Are you a sewing gadget minimalist? Do you have few tools and sew on the smell of an oily rag – with a secondhand machine, a pair of scissors, using the kitchen table and a household iron?
Or are you a maximalist – with a dedicated sewing space, a machine with all the bells-and-whistles, an extensive assortment of presser feet, and a different cutting and pressing tool for every possible occasion?
I guess most of us probably lie somewhere in between, but I’ve decided after a year of dwelling in sewing blogland, that I’m definitely at the minimalist end of the spectrum – some of you guys are better equipped than my workplace! In contrast, I actually have very few tools despite working in the industry for 20 years. I put this down to a few things:
- Entrepreneurial poverty – when I was in business there were always more important things to pay for than fun new tools – like suppliers, or funding the next collection
- The Kiwi number 8 wire mentality – outside New Zealand this is something like ‘make do and mend’ – there is usually an alternative cheaper way of achieving the same result, even if it takes longer!
- I am also a bit of a scrooge!
- Ignorance – I never knew some of these things existed
- I had access to industry contractors with specialised equipment – pressers, buttons/buttonholes, fusing, etc
Anyway, here’s my sewing gadget arsenal. Warning – it’s pretty unglamourous and uses a lot of ordinary household items!
- second hand industrial plain sewer
- presser feet – plain foot, R zip foot, teflon foot, invisible zip foot (that I never use as I get better results with an ordinary zip foot – if you look closely it’s a little rusty!)
- bobbin box with broken lid
- machine oil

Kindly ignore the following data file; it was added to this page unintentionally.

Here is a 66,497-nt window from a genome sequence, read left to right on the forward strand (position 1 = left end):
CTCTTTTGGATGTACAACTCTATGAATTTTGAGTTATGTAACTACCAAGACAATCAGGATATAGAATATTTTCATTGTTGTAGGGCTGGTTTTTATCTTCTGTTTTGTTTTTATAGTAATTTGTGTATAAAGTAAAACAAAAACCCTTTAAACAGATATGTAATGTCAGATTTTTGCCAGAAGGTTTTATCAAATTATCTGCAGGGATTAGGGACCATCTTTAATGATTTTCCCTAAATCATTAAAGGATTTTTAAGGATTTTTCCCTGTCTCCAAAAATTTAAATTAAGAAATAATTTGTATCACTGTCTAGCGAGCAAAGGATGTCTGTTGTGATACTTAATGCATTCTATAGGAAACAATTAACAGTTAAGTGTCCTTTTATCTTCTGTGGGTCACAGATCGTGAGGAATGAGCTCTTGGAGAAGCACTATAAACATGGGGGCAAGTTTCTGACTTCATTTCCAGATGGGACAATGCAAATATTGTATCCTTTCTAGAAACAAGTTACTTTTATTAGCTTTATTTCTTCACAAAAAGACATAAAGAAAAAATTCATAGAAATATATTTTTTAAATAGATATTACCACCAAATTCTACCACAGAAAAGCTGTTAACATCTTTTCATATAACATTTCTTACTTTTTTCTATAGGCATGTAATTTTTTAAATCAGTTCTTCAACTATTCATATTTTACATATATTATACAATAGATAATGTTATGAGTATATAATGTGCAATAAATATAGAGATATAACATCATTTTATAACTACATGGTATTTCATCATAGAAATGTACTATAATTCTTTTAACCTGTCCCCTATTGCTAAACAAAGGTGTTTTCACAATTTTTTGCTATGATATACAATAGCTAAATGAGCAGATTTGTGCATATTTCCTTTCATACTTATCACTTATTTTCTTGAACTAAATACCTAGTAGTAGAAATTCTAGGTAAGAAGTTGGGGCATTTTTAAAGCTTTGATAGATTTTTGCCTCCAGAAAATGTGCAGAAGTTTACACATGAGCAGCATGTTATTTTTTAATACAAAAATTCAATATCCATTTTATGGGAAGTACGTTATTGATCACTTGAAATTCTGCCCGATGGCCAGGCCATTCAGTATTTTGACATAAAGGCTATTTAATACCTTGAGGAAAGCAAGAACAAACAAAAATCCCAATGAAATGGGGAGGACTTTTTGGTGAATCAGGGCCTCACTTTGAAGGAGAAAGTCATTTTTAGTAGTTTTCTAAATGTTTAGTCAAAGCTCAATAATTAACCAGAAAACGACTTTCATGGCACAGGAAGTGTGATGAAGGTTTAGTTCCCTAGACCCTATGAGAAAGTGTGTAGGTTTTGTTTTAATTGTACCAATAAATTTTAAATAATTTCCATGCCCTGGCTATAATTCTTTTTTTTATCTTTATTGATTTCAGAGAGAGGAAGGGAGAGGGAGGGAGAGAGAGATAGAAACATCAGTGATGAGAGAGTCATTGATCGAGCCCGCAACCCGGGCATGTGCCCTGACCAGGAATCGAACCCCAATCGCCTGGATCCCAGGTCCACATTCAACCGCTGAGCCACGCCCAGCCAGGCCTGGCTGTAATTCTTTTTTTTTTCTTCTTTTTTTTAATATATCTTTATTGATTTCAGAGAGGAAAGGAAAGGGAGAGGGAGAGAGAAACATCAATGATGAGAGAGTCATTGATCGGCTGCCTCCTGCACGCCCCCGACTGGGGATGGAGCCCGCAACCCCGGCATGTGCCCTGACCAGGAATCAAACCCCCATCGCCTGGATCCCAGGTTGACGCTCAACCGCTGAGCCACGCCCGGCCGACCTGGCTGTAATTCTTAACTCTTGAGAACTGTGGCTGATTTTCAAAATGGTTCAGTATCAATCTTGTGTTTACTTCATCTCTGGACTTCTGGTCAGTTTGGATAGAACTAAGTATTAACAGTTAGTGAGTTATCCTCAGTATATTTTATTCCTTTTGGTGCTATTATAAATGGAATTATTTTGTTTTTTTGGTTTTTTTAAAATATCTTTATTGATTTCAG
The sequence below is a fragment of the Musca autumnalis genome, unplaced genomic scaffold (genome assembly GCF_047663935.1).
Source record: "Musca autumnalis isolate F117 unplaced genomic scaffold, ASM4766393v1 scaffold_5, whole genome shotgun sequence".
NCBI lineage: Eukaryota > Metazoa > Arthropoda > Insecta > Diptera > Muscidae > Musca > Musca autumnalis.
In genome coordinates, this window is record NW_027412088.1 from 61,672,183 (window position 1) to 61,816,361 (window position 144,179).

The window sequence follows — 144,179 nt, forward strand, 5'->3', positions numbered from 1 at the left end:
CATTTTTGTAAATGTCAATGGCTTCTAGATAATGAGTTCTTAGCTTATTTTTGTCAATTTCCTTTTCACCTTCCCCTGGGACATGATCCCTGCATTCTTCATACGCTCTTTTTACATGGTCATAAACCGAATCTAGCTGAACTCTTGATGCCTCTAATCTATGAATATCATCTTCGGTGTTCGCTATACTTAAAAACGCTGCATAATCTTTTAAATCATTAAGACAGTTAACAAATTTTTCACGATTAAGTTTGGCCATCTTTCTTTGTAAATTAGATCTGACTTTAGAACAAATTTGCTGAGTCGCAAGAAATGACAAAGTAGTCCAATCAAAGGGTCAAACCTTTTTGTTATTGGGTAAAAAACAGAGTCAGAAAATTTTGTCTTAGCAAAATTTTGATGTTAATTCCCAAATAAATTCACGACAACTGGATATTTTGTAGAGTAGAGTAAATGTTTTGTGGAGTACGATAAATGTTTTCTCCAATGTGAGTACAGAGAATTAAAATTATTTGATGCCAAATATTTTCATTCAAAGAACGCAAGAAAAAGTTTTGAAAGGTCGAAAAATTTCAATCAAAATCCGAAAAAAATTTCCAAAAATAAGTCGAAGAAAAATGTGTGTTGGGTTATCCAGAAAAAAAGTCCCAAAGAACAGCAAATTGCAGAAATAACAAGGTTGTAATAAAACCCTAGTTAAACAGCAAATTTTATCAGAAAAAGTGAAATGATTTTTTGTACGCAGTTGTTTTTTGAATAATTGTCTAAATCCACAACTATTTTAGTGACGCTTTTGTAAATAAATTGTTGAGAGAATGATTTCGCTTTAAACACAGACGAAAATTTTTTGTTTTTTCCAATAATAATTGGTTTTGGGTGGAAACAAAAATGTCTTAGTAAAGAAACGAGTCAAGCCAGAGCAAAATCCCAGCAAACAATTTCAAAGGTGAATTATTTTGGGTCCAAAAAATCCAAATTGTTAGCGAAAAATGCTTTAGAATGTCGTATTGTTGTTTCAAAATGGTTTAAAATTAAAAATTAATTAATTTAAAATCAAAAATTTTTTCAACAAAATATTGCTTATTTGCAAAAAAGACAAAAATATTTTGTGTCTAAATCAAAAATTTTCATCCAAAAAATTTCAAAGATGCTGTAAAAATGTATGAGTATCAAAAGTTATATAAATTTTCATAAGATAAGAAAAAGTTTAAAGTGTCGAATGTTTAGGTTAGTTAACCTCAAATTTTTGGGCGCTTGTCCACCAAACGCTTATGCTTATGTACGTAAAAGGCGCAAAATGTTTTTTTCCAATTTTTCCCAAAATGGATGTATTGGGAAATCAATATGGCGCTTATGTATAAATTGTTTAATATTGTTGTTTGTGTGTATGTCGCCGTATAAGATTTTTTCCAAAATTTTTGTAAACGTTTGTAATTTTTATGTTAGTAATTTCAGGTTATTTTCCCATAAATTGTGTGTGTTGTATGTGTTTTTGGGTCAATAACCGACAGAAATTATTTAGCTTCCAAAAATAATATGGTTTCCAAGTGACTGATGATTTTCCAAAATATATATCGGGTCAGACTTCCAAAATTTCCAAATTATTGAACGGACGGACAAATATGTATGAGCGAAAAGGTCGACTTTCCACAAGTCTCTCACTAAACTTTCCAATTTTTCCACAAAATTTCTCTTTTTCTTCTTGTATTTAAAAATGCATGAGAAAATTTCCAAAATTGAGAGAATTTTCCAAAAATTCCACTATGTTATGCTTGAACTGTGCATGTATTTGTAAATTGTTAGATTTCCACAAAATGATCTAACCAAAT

- quick-unpic – never far from my side!
- machine needles, I have plenty of handsewing needles too
- thimble – used to stop beading needles wearing holes in my fingers and getting blood on almost-finished wedding gowns – yes, it has happened! I used this trick to save
my lifethe dress
- screwdriver – time for a new one, don’t you think?!
- Brother Homelock 3-thread overlocker – my Mum’s actually – when I was a student I kept borrowing it, until eventually she went out and bought a new one for herself!
- Mum’s old Elna Supermatic. When I get it fixed I’ll use it to do buttonholes and zig-zag at home, otherwise I just get these done at work.
- I almost forgot my new lamp – now I can sew at night!
- Shears – standard issue Mundial ones from school – reverted to after my expensive Wiss ones ‘disappeared’
- Snips – also standard issue, rarely used – why didn’t anyone nick those?!
- Weights – I got these from school too – the welding class made them especially for us! The artwork on them is my son’s…
- New – a Seam Allowance Guide!
- The kitchen table for cutting, or the floor for cutting big things
- Chalk pencils
- Tailor’s Chalk – I love how the box is so neatly packed and organised inside, although it’s getting a bit empty now:
- I do have some pinking shears somewhere too…
- Ironing board – this is wobbly after a failed light-bulb changing incident…(not me!)
- A Sunbeam domestic steam iron
- Scraps of cloth for pressing – old pillowcases, lightweight wool, silk organza, or the cloth I am working with
- Paper scissors
- Metre rule (metal)
- Grading square
- Tracing wheel
- Pattern notchers
- Pens and pencils
- Magic Tape
- Tape measures – I have several lying all over the place so there is always one on hand – theoretically!
- Button size/conversion card – this freebie from a button company is surprisingly handy
- Two Mannequins – one for fitting, one that now decorates the hallway
- Roll of pattern paper – 120gms kraft:
Now why am I showing you everything I own? Because I was browsing sewing books in the library the other day and noticed quite extensive lists of equipment being recommended. I thought a lot of it was quite specialised – and although nice to have, not what I’d call necessary for the average home sewer. If I was a beginner I would think it so expensive to start sewing I’d take up knitting instead!
I suppose I’m a firm believer that you don’t need all the latest gadgets to sew well – perfectly acceptable results can be obtained with a few basic tools – and a little bit of number 8 wire!
Would you agree? What’s in your sewing toolkit – are you a maximalist or minimalist? Do you have a few basic essentials, or is collecting sewing gadgets another one of your hobbies?!